U.S. Army Project Inclusion
Project Inclusion is the U.S. Army’s new initiative to improve diversity, equity, and inclusion across the force and build cohesive teams. As directed by the Secretary and the Chief of Staff of the Army, this holistic effort will listen to the Soldiers, Army Civilians and Family Members, and identify practices that inadvertently discriminate.
What are the current and past efforts of the Army?
The Army has enacted a range of initiatives, to include training. The training helps to increase deliberate thinking and shift attention from the visual construct and keep the focus on the value that diversity brings. The Army is taking substantive actions to ensure promotion and selection boards to be fair and impartial. Project Inclusion will include the following initial measures:
Updating its Diversity and Inclusion training across the Professional Military Education from the ranks of Private to the General Officers and Senior Executive Service Members.
Suspending use of the DA photo from all promotion boards beginning August 2020.
Redacting race, ethnicity, and gender data from both the Officer and Enlisted Record Briefs
The Army Equity and Inclusion Agency and the Office of the Inspector General will conduct listening sessions in the upcoming weeks visiting Soldiers and Army Civilians based worldwide to converse on race, diversity, equity, and inclusion.
The Army will conduct an assessment of any possible racial disparity within the Military Justice cases and specifically focus on AWOL, urinalysis, sexual assault, and sexual harassment to determine whether or not there is a trend for bias.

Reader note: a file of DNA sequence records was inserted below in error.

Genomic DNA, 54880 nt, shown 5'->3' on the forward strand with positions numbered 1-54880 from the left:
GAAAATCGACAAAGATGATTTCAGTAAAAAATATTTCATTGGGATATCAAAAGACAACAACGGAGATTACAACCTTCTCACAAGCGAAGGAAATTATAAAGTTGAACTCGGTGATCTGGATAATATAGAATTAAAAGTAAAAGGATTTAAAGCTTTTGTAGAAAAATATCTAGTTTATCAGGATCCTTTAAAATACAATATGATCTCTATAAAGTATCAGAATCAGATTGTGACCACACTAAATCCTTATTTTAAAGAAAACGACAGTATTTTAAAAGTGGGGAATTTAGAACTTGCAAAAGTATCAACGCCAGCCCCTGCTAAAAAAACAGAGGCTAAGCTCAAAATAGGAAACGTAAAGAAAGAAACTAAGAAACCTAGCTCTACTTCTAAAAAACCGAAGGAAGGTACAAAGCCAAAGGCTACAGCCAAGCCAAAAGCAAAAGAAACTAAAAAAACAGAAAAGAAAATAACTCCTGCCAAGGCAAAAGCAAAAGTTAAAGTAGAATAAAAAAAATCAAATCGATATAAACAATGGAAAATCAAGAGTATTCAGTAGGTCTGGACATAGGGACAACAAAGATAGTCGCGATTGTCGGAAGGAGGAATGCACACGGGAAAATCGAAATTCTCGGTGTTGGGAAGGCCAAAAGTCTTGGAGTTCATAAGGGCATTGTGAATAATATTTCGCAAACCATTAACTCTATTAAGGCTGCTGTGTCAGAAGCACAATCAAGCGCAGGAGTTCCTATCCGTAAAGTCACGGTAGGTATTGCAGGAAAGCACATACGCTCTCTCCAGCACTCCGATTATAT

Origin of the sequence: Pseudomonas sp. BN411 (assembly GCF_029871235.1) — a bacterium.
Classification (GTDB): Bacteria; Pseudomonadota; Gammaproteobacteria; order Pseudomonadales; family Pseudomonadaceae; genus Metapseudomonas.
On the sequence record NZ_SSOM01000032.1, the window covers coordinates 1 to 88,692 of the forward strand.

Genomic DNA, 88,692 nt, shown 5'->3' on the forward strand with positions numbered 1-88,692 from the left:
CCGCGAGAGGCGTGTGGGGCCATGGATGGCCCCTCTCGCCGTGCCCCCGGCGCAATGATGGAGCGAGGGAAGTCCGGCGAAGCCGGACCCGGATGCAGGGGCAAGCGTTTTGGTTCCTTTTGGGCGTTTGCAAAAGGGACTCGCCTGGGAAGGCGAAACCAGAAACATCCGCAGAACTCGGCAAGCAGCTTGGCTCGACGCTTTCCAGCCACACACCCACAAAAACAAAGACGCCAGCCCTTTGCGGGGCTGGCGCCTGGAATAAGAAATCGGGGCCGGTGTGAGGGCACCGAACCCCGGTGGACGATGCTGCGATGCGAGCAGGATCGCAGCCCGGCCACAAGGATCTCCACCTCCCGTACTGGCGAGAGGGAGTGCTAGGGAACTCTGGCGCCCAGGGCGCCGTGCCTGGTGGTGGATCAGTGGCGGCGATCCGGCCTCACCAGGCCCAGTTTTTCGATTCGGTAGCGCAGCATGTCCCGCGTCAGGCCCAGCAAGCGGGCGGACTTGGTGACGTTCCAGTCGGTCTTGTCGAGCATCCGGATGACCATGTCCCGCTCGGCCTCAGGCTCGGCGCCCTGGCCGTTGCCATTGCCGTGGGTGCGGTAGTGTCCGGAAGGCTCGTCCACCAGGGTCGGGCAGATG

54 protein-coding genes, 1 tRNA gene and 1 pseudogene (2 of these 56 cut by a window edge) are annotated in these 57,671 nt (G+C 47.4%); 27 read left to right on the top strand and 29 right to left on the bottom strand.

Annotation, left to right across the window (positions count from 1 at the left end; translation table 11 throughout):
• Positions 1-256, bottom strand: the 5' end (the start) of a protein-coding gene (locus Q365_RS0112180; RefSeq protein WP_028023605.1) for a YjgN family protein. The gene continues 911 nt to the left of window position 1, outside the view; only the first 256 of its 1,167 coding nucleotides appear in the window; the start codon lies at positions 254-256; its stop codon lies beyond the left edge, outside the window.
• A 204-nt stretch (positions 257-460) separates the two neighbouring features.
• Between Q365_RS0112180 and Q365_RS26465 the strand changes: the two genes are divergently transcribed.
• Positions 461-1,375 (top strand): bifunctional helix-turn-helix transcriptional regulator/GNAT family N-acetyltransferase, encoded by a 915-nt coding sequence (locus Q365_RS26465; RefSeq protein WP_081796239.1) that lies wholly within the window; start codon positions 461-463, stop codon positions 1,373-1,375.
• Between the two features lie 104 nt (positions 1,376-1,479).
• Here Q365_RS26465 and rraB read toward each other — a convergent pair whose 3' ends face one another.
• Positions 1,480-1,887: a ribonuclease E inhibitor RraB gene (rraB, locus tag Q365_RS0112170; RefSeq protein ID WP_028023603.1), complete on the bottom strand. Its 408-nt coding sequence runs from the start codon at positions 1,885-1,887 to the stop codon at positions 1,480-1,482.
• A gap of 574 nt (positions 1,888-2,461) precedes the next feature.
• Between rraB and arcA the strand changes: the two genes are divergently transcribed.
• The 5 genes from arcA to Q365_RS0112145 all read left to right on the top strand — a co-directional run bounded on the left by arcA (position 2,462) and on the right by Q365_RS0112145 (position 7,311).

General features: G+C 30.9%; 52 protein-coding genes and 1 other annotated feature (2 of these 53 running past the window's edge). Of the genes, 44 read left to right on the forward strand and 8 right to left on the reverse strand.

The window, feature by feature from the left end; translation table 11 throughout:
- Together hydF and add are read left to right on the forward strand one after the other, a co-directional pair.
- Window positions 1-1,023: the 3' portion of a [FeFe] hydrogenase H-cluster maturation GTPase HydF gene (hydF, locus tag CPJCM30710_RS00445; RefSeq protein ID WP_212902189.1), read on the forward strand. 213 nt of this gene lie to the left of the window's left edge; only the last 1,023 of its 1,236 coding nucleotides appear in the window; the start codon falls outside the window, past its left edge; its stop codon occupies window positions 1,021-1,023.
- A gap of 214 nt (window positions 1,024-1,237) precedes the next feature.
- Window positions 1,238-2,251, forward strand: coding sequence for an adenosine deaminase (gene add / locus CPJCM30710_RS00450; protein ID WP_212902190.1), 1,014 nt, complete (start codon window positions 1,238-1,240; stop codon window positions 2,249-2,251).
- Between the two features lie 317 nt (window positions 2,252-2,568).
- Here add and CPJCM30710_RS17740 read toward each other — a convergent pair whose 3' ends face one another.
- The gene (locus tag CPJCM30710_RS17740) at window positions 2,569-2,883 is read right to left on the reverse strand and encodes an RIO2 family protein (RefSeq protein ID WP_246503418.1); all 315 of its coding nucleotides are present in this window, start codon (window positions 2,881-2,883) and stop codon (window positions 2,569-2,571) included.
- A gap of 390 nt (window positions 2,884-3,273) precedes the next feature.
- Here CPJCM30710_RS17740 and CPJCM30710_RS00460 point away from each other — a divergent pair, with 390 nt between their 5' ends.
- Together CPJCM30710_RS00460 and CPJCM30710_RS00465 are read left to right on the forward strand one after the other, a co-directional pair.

What continued efforts does the Army have planned?
The Army has ongoing efforts nested within the Army People Strategy to improve diversity across the force and build cohesive teams. The Army will:
Finalize its Army People Strategy: Diversity, Equity, and Inclusion annex - contains five Goals (Leader Commitment, Talent Management, Organizational Structure, Training and Education, and Equitable and Inclusive Environment)
Develop diversity initiatives that improve, identify, and eliminate institutional practices that inadvertently disadvantage any of its people on immutable characteristics that do not relate to the core mission.
Be a national leader in providing equitable and inclusive opportunities and find ways to eliminate any subculture that threaten the Army Values.
Why is this important to the Army?
The strength of the Army comes from its diversity. Developing and maintaining qualified and demographically diverse leadership is critical for mission effectiveness and is essential to national security. The Army must foster a culture of trust and accept the experiences, culture, characteristics, and background each Soldier and Civilian brings to the institution. The Army must foster an equitable and inclusive environment that facilitates building diverse, adaptive, and cohesive teams that enable the Army to build and sustain readiness.